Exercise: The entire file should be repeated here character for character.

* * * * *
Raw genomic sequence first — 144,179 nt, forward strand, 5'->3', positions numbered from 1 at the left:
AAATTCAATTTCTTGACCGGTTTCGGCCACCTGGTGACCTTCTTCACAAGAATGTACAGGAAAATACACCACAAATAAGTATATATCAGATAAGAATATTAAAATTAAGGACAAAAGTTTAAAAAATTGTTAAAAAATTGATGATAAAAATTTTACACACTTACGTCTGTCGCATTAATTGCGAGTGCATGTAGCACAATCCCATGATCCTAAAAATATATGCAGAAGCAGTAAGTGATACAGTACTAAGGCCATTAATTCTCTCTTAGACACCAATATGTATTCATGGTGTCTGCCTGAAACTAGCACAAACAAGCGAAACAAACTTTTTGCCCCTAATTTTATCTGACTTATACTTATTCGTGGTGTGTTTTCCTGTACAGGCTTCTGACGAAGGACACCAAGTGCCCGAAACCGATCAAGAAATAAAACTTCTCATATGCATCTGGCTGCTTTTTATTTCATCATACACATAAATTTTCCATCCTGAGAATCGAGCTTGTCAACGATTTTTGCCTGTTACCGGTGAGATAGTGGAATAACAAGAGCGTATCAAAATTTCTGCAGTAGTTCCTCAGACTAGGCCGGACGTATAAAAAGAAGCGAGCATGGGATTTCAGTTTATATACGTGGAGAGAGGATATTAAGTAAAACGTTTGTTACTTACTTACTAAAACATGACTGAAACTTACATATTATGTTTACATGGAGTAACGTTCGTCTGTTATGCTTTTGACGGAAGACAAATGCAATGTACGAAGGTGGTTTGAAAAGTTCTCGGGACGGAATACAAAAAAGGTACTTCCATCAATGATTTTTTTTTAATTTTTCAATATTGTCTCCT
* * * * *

Raw genomic sequence first — 144,179 nt, forward strand, 5'->3', positions numbered from 1 at the left:
AAATTCAATTTCTTGACCGGTTTCGGCCACCTGGTGACCTTCTTCACAAGAATGTACAGGAAAATACACCACAAATAAGTATATATCAGATAAGAATATTAAAATTAAGGACAAAAGTTTAAAAAATTGTTAAAAAATTGATGATAAAAATTTTACACACTTACGTCTGTCGCATTAATTGCGAGTGCATGTAGCACAATCCCATGATCCTAAAAATATATGCAGAAGCAGTAAGTGATACAGTACTAAGGCCATTAATTCTCTCTTAGACACCAATATGTATTCATGGTGTCTGCCTGAAACTAGCACAAACAAGCGAAACAAACTTTTTGCCCCTAATTTTATCTGACTTATACTTATTCGTGGTGTGTTTTCCTGTACAGGCTTCTGACGAAGGACACCAAGTGCCCGAAACCGATCAAGAAATAAAACTTCTCATATGCATCTGGCTGCTTTTTATTTCATCATACACATAAATTTTCCATCCTGAGAATCGAGCTTGTCAACGATTTTTGCCTGTTACCGGTGAGATAGTGGAATAACAAGAGCGTATCAAAATTTCTGCAGTAGTTCCTCAGACTAGGCCGGACGTATAAAAAGAAGCGAGCATGGGATTTCAGTTTATATACGTGGAGAGAGGATATTAAGTAAAACGTTTGTTACTTACTTACTAAAACATGACTGAAACTTACATATTATGTTTACATGGAGTAACGTTCGTCTGTTATGCTTTTGACGGAAGACAAATGCAATGTACGAAGGTGGTTTGAAAAGTTCTCGGGACGGAATACAAAAAAGGTACTTCCATCAATGATTTTTTTTTAATTTTTCAATATTGTCTCCT